Most skin cancers can be removed with simple excisions under local anaesthesia.
We locate the edges of the skin cancer using a dermatoscope then mark the excision lines with a margin of normal skin in between.
The wounds are typically closed in 2 layers using deep dissolvable sutures and nylon sutures on the surface of the skin which are usually removed a week later.
These techniques are used to obtain tissue samples of the lesion enabling an accurate diagnosis which guides our treatment. Most commonly these are done by punch or shave technique. These procedures are done under local anaesthesia. Punch biopsies are usually closed with a single suture and shave biopsies heal on their own without any suturing required.
We also treat benign skin lesions such as cysts or fatty lumps known as lipomas. These lesions usually require surgical excision which is done under local anaesthesia.
There are a number of different types of skin cysts. They can look unsightly, become irritated by clothing or develop infections on a recurrent basis which are possible indications for excision.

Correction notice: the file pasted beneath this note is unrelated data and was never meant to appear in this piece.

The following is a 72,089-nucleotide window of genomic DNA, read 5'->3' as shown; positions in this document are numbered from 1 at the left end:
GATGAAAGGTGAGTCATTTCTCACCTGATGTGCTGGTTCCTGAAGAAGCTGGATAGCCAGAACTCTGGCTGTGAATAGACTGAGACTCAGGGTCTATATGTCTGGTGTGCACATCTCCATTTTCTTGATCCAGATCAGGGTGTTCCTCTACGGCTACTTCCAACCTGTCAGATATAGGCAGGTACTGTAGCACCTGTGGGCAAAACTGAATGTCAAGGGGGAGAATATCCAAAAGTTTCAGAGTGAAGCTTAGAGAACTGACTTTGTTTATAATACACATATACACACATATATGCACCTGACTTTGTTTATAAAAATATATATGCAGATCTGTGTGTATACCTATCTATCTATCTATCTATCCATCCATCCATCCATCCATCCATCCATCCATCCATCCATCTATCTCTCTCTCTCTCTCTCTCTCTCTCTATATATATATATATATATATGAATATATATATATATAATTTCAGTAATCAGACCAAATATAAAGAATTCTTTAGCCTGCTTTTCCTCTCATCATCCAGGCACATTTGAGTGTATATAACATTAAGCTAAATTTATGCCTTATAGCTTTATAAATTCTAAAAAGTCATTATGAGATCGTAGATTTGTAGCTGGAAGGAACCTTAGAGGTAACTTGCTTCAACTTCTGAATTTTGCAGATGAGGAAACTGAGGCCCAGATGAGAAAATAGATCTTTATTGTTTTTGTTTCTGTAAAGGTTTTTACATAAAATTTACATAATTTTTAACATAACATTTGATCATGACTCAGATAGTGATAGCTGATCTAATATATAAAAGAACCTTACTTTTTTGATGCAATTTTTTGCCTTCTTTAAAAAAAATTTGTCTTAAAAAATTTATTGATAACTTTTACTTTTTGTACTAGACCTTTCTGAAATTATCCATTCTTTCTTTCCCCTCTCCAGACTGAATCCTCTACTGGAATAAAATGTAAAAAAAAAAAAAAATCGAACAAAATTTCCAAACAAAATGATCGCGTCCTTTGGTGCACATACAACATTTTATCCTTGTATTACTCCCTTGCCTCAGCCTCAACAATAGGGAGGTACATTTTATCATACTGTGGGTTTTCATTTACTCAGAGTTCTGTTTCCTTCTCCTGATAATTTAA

Lipomas are very common and typically seen on the trunk or limbs. They do have potential to grow to a large size and are best removed when smaller.
This is a surgical technique used to ensure the skin cancer is completely excised before embarking on surgical repair of the defect.
It is used primarily on the face and for cancers in difficult anatomical areas that will require more complex reconstructive surgery.
Margin control surgery involves at least two appointments. At the first surgery, the lesion is excised but the wound left open with a dressing sutured in place to keep the wound bed healthy. We then wait for pathological analysis of the specimen to ensure the cancer has been completely removed. If not completely gone, a wider excision is performed. Once the pathologist can confirm complete removal the wound is closed with a skin flap or graft.
Margin control surgery is usually performed under local anaesthetic.
Mr Derek Goodisson offers specialist reconstructive skin surgery for difficult skin cancers that require extensive surgery, and the repair of large defects. Margin control techniques are utilised and surgery is often performed under general anaesthetic for the larger and more complex procedures.
The type of reconstructive technique required is individual to each person and will be agreed upon with you after a thorough consultation and assessment by Mr Goodisson. Occasionally more than one surgery will be needed to achieve the optimum outcome.
If you have a scar that has healed in an unsatisfactory manner, Mr Goodisson may be able to revise the scar to improve the area. This can be done through further surgery, steroid injections, dermabrasion (smoothing the scar tissue with a very fine burr) or simple measures such as massage, wearing steri-strips or ultrasound treatment with a physiotherapist.